By Takura Zhangazha*
Being a labour union leader in Zimbabwe’s political-economic environment is not only a difficult decision to make in professional employment. It can also be a thankless task if it is not based on pro-worker values and principles. And before going any further, it would be important to immediately explain that most progressive labour union or workers’ committee leaders are most likely to be ideologically of the left. Even if they may not know it but their actions generally would point to it. Especially in Zimbabwe’s current neoliberal (free market) political economy framework.
I am mentioning this because the recent tiff between the Mnangagwa government and select Teachers’ Unions is a serious cause for concern. It is one in which the former is accusing the latter of collusion with the United Kingdom (UK) government to undermine the Zimbabwean teaching profession. This is a serious allegation especially because it is coming from a sitting president. One in which he promises to investigate the allegations to the full. Meaning that such an investigations soft target would be the unions.
The teachers unions in question, or at least those that have directly responded, namely the Progressive Teachers Union of Zimbabwe (PTUZ) and the Amalgamated Rural Teachers Union of Zimbabwe (ARTUZ), have vehemently denied this allegation. They have responded in various statements shared on social media and reported in the mainstream press that this is merely a government ploy to digress from the legitimate labour rights concerns of their members in the teaching profession.
Just on the basis of the power imbalance between government and the unions, it would be evident that one should side with the unions. And seek to promote their labour rights within the context of Zimbabwean labour law as well as the rights accorded to them by the United Nations (UN) mandated International Labour Organisation (ILO) conventions. This includes the rights of labour unions to freedom of association. Ideologically or otherwise. Even if they fall under the purview of the Public Service Commission(PSC), a point which I will come back to later.
But beyond this, we must also analyze the contextual reasons as to why this relationship has reached this particular crescendo between government and the teachers unions.
While the facts of the matter around this deterioration of relations are still to be presented, it is apparent that the government views the teachers unions as being functionally more political as opposed to focusing on strictly union matters. And in this the state is, according to Mnangagwa’s public statements, accusing the unions of being conduits of other countries’ foreign policy intentions and’s therefore interference in Zimbabwe’s sovereignty. And this can only mean at least two things. The Zimbabwean government is positioning these allegations as a riposte to UK foreign policy intentions after COP26. Either to indicate and strengthen or position ‘reengagement’ as the only option. Or to somewhat threaten a hardline approach within the context of UK’s Brexit and its need for business investment. Both historical and in the contemporary as regards agriculture and mining.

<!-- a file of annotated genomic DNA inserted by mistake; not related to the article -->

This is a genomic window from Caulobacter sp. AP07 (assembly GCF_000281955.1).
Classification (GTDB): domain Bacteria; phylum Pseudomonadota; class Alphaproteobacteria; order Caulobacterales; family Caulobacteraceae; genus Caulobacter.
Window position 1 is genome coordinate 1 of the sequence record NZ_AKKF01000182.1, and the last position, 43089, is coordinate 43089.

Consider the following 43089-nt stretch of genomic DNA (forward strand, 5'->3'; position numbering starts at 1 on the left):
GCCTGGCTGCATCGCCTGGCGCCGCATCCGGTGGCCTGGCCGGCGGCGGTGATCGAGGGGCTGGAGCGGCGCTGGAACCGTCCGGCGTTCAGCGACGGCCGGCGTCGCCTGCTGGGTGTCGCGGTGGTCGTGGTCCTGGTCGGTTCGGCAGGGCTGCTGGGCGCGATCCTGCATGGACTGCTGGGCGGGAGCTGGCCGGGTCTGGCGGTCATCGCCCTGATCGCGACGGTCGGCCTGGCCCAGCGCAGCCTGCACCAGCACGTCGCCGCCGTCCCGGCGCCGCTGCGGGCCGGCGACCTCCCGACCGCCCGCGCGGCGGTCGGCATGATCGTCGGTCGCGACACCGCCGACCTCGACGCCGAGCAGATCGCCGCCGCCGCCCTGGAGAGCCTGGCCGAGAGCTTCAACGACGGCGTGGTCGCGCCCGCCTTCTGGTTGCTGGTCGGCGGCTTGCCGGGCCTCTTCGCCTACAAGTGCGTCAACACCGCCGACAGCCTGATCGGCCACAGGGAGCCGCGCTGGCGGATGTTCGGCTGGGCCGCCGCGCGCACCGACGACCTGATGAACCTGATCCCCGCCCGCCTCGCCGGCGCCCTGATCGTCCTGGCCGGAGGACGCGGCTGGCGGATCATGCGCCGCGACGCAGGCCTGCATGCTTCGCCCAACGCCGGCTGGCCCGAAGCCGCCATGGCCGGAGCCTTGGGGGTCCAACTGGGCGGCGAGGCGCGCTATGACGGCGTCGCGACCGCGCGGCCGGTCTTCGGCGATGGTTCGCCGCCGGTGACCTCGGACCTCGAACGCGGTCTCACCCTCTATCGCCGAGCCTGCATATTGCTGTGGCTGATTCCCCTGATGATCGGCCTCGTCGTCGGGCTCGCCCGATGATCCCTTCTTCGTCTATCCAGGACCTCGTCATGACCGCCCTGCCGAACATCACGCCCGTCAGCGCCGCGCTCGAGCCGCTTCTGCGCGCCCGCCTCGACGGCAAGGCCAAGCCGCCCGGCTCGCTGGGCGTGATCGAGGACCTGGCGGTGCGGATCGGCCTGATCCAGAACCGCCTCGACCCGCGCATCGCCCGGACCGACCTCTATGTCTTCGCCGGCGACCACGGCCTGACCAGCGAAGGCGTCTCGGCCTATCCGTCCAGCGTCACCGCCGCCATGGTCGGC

On the teachers unions’ side, one can only re-emphasise that they cross check the relevant labor law mandates that they have and function not on the basis of an allegation that they are an extension of any foreign country’s foreign policy. This includes, as is within their right, identifying regional, continental and global allies that they share progressive labour rights values with. It would be remiss of them to take a populist approach to this tiff with central government. Even if in the short term it helps galvanize their members.
But let me return to the issue of the PSC and the probable intentions of the state around civil servants. At a ceremony to launch busses for the transportation of government workers President Mnangagwa indicated that while he has their interests at heart, and in his own words, Regrettably, while as an employer government is implementing all these measures, it is disheartening that some employees as has now been revealed are working with foreign governments to undermine workplace harmony as well as national peace and security. Fortunately, my government has the requisite capacity to ensure workplace harmony and guarantee national peace and security,”
The likely intention of this is to ensure that government workers are fundamentally and probably technically (compliance) to the government of the day’s programmes and intentions. And that they are not perceived to undermine what would be considered ‘national peace and security’. Even if they are not in the security services.
And to add to this, the central government is well aware that the issue of US$ dollar bonuses for civil servants is likely to ameliorate angst with government workers of each and every one of its ministries. Teachers included.
What then becomes somewhat apparent is that Mnangagwa is very much aware of the political influence that Zimbabwe’s civil service has. Moreso the teaching profession. His intention is to approach it from a carrot and stick methodology. And with probable full knowledge that it was the teachers unions and professionals that were the backbone of the rapid expansion of opposition politics in Zimbabwe in 1999.
Finally, to all the progressive labour union leaders cdes out there, doing the hard work of representing workers’ rights, I salute you. Aluta continua!
Takura Zhangazha writes here in his personal capacity (takura-zhangazha.blogspot.com)